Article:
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HomeNewsProtests in Sri Lanka Turn Violent, Outside of President Rajapaksa's Home

Protests in Sri Lanka Turn Violent, Outside of President Rajapaksa’s Home

Outside the president’s residence, Sri Lankan police enforced a curfew and fired tear gas at protestors protesting severe food, gasoline, and electricity shortages.

On Thursday night, enraged demonstrators broke over barricades and were suspected of setting fire to a bus.

President Gotabhaya Rajapaksa condemned “extremist groups” for the incidents.

Sri Lanka is mired in a currency crisis that has damaged the country’s economy.

Public outrage has reached unprecedented heights as a result of 13-hour power outages, a scarcity of fuel, vital food items, and medications.

The demonstration outside the White House started off peacefully, but attendees said that things quickly escalated as police used tear gas, water cannons, and beat up on those who were present.

Protesters pelted police officers with stones in retaliation.

Police detained 45 individuals on Friday morning, however no charges have been filed yet.

Mr Rajapaksa, who came to office with a landslide vote in 2019, promised stability and a “strong hand” to lead the country, has seen his popularity plummet as a result of the protests.

Rank corruption and nepotism – his siblings and nephews hold numerous key cabinet roles – have been seen by critics as one of the primary causes of the country’s current predicament.

News reports that the president and his ministers are immune from the blackouts, as well as ostentatious displays of riches by family members, have only served to inflame the situation.

The administration has blamed the situation on the pandemic’s impact on tourism, which is one of the island nation’s primary sources of foreign money, as well as a series of church attacks on Easter Sunday 2019, which resulted in a significant decline in tourists.

Experts, on the other hand, claim that this issue has been building for a long time.

“This is an implosion, the culmination of decades of accumulation, and, as is customary, no one is willing to accept responsibility for it. Of course, the current administration is directly accountable for the crises’ deliberate mishandling since taking office in 2019, due to incompetence, arrogance, and, of course, corruption “According to Jayadeva Uyangoda, a political scientist and analyst,

Former Sri Lankan deputy central bank governor WA Wijewardena told the BBC that the country made a fundamental error by not integrating with the global economy after the civil war ended in 2009, when the country’s GDP grew at over 9%.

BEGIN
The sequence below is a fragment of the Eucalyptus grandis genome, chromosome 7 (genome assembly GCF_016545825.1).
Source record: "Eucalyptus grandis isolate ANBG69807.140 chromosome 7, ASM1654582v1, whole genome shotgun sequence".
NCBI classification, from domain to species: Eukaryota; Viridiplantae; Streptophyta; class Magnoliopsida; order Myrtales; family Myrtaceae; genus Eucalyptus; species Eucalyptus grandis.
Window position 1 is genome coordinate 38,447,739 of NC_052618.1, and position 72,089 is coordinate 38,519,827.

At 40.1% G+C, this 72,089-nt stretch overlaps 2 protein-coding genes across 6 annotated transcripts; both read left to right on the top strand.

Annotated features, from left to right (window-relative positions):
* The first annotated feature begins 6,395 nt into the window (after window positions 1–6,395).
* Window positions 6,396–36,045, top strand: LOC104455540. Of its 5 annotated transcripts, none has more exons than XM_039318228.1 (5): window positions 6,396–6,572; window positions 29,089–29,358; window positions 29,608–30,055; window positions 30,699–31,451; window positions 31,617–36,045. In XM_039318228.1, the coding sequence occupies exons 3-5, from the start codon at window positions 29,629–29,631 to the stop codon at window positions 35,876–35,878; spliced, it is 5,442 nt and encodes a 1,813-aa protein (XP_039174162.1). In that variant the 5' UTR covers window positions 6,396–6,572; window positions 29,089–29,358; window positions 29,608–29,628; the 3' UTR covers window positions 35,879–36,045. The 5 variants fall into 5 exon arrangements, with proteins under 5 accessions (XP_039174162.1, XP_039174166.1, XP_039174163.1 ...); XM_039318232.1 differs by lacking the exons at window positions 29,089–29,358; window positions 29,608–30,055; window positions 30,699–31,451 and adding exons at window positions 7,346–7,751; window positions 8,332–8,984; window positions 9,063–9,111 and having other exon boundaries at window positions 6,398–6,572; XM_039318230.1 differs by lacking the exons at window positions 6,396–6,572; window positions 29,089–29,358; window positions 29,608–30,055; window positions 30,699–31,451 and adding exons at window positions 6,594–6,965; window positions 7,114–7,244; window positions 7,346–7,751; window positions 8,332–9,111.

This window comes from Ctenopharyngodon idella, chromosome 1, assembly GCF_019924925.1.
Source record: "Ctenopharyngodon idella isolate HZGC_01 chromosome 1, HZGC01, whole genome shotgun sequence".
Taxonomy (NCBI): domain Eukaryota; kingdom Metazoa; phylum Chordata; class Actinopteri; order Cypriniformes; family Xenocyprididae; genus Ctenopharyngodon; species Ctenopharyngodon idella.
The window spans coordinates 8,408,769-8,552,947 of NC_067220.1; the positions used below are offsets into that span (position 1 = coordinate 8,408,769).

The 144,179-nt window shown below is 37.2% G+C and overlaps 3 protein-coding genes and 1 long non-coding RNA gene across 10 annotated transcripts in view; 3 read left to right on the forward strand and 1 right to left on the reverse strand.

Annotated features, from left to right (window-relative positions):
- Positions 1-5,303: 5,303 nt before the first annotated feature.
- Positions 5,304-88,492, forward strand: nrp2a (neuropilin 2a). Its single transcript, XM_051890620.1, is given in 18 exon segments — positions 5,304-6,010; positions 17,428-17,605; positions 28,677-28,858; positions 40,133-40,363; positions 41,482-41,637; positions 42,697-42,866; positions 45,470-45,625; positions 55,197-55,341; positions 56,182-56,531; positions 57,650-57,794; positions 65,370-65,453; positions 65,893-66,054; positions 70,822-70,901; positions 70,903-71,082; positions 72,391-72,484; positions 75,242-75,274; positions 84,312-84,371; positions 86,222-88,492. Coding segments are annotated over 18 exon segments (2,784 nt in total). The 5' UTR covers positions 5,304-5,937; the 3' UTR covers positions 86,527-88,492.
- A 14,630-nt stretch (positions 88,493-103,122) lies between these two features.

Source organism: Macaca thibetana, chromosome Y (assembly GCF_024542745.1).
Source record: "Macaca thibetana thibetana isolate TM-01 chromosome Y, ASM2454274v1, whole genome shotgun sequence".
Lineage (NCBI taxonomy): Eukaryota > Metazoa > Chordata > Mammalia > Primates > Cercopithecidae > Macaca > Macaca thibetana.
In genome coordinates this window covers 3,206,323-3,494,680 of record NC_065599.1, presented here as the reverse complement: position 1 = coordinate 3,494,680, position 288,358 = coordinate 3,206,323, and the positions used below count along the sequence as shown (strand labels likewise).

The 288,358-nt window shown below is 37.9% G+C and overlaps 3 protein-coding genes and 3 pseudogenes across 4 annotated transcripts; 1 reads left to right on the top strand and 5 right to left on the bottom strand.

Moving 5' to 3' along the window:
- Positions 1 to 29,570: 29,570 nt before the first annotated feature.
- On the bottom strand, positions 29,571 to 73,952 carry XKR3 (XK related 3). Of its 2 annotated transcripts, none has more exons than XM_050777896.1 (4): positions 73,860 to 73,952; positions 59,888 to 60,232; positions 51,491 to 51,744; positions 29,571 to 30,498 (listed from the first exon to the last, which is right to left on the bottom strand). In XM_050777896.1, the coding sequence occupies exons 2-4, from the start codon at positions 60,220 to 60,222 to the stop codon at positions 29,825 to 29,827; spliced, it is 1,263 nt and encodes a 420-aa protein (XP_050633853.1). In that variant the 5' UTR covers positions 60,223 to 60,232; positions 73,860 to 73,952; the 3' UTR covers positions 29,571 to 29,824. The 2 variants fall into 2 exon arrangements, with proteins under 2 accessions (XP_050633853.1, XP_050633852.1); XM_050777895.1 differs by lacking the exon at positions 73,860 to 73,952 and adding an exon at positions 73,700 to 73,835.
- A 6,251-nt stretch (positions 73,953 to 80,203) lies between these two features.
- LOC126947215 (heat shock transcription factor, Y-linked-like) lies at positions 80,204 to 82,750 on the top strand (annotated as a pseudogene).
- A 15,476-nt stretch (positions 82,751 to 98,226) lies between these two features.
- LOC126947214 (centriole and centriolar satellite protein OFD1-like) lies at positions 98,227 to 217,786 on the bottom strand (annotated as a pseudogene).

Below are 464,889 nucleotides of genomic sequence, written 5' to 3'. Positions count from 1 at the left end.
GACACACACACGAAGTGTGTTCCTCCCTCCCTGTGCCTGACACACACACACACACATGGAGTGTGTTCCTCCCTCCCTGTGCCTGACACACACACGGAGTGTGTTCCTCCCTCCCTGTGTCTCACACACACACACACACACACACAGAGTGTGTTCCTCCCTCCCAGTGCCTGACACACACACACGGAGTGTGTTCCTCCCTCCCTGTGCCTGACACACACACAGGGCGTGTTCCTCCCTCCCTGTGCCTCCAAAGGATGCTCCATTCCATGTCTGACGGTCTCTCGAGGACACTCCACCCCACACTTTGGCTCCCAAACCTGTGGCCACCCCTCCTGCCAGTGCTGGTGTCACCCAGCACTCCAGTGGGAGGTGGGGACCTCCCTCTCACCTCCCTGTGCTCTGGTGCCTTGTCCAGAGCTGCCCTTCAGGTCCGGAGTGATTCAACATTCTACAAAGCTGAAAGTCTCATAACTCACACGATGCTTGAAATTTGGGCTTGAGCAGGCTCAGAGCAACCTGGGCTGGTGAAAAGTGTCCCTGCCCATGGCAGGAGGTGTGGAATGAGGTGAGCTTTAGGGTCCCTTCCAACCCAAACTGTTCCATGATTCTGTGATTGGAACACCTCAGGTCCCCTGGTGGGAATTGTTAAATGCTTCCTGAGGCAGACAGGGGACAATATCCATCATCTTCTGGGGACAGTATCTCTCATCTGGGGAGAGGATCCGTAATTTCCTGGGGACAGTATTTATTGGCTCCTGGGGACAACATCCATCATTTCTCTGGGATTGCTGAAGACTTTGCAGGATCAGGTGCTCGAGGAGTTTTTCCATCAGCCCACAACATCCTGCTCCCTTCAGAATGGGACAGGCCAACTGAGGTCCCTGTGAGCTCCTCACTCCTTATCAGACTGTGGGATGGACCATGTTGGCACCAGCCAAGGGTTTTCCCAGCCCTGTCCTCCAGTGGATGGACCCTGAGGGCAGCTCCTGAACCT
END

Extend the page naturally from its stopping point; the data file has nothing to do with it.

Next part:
“Exports, which accounted for 33 percent of GDP in 2000, have now slumped to 12 percent and are expected to remain there,” he added.

In the short term, the government’s unwillingness to allow the Sri Lankan rupee to decline wreaked havoc on the country’s foreign reserves.

As a result, foreign reserves, which were at $7.6 billion (£5.8 billion) at the end of 2019, have now collapsed to $2.3 billion, with useable reserves falling to $300 million.

Mr Wijewardena believes things will become a lot worse before they get better since the largely import-dependent economy does not have a sustainable supply of foreign money.

Sri Lanka no longer has enough funds to buy basic necessities such as gasoline for automobiles or even to create electricity.

As a result, the country’s electrical authority has started enforcing increasingly long-duration power interruptions. Power was turned off for 13 hours on Thursday, with 16-hour outages planned in the coming days.

For millions of people, this has thrown their companies, education, and daily lives into disarray.

Long lineups have been reported outside gas stations, and people have had to wait in the heat for hours to acquire products such as cooking gas cylinders, with occasionally catastrophic effects.

Over the previous several weeks, five elderly persons have died after fainting in lines.

Food shortages and shortages of crucial medications have been reported around the country.

Brian Cooper
Brian Cooper
Brian Cooper is a global reporter for TheOptic, focusing on bringing insights and developments for global and local breaking news daily. With almost seven years of experience covering topics from all over the world, Brian strives to make sure you stay up-to-date with what's going on in the world.
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